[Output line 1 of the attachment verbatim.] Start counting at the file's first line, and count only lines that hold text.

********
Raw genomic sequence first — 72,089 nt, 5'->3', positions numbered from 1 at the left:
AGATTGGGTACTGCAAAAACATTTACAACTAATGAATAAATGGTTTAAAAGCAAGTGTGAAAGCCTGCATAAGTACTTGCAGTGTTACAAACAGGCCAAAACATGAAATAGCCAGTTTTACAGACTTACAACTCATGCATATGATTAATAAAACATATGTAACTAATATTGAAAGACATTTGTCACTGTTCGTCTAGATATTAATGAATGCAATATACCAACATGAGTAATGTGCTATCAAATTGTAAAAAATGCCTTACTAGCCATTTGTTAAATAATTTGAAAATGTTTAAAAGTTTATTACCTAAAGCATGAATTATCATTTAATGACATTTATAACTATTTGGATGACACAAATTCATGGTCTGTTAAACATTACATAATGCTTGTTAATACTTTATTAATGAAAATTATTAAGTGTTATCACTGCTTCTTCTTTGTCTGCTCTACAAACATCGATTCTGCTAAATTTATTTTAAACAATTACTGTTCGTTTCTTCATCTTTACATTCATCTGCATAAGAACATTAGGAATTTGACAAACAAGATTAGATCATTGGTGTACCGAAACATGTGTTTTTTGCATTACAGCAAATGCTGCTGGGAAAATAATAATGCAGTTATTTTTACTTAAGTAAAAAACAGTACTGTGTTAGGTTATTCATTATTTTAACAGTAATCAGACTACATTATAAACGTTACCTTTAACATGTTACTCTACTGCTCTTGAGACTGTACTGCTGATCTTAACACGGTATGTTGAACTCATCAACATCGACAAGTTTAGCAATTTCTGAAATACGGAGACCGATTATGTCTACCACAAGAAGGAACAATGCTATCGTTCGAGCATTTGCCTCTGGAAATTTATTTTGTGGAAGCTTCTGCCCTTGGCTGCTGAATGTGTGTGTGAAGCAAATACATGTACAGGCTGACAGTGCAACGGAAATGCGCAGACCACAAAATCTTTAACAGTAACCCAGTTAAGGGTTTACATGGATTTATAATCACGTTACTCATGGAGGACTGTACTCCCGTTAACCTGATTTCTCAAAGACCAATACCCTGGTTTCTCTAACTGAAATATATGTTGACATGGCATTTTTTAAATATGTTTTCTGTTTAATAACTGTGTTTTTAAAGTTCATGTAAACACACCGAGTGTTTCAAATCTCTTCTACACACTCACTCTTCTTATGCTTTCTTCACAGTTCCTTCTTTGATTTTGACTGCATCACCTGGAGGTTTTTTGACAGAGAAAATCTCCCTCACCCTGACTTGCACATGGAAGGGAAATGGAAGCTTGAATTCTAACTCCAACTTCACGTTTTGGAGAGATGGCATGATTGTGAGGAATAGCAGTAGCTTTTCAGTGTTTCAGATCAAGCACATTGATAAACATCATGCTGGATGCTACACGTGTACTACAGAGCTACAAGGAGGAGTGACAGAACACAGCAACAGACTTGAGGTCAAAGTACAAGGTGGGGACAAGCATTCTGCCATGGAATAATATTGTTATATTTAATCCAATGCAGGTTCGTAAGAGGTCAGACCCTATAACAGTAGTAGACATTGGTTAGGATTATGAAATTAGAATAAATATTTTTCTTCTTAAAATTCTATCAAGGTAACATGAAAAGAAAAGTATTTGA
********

Raw genomic sequence first — 72,089 nt, 5'->3', positions numbered from 1 at the left: